I ended up toward the back of the crowd, moving at a fast walk. Suddenly there were shouts of “Run! Dalgren’s Star’s figured it out. Move it!” Several blue-shirted men appeared out of an intersecting passageway. One of them grabbed the arm of the woman in front of me. With a snarl, I smashed my bar down onto the guy’s shoulder, which gave a satisfying crack. He dropped to the floor screaming in pain. A boot slammed into his chest and someone stomped his hand. The other Dalgren’s Star men went down under a flurry of punches.
We broke into a slow run, the press of bodies prevented faster movement.
A loud boom sounded behind me. Someone screamed. Another gun? How many did they have? I didn’t dare look back for fear a stumble would get me trampled.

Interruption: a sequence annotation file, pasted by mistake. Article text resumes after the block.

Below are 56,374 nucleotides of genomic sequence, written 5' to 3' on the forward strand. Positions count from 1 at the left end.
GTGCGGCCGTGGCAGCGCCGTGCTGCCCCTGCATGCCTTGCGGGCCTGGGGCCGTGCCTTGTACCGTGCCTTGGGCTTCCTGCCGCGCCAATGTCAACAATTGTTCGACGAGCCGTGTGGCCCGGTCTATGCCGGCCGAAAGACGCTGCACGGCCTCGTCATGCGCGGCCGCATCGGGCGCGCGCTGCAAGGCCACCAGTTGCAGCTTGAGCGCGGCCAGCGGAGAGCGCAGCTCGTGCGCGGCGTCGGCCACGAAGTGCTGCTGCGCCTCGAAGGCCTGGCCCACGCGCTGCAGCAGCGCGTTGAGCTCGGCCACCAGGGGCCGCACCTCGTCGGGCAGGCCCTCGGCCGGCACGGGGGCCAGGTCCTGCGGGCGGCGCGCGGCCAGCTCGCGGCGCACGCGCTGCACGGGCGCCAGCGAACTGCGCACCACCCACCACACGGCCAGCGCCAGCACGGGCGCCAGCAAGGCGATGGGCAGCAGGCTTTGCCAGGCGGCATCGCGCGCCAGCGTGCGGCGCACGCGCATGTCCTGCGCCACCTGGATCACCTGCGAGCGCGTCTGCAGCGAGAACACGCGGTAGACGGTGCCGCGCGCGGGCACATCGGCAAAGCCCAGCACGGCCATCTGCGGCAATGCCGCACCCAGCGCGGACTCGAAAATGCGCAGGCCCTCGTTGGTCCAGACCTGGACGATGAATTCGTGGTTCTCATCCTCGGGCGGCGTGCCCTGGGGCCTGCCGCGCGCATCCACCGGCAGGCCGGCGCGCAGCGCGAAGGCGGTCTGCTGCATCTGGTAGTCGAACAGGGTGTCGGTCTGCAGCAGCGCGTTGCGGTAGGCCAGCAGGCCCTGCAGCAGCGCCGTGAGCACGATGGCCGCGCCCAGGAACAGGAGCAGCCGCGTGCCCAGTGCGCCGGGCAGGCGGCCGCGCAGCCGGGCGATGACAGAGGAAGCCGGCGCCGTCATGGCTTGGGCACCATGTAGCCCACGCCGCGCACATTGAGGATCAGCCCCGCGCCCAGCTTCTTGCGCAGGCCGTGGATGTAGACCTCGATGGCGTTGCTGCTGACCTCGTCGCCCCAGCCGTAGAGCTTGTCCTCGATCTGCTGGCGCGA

We rushed through the doors of the forward section. A high folded tower of stairs stood before me. The shuttle loading area was almost at the center line, 800 meters above me. A long climb, but the gravity would drop off quickly as we went up. A couple of men stood by the door with chains. Pressed in tight, the flow of people moved upward. A slip could risk being trampled to death.
From below, I heard a loud bang and a yell: “Doors secured. Let’s move, people. We don’t have much time until they break through.”
The mass of bodies carried me up the rest of the way. As the gravity decreased, I was able to grab the railing and clear multiple steps, as did everyone around me. Loud banging sounds came from below. Finally, we poured through a door and half-floated into the loading assembly area. A couple of men hung by the door and urged people to move onto the shuttle quickly.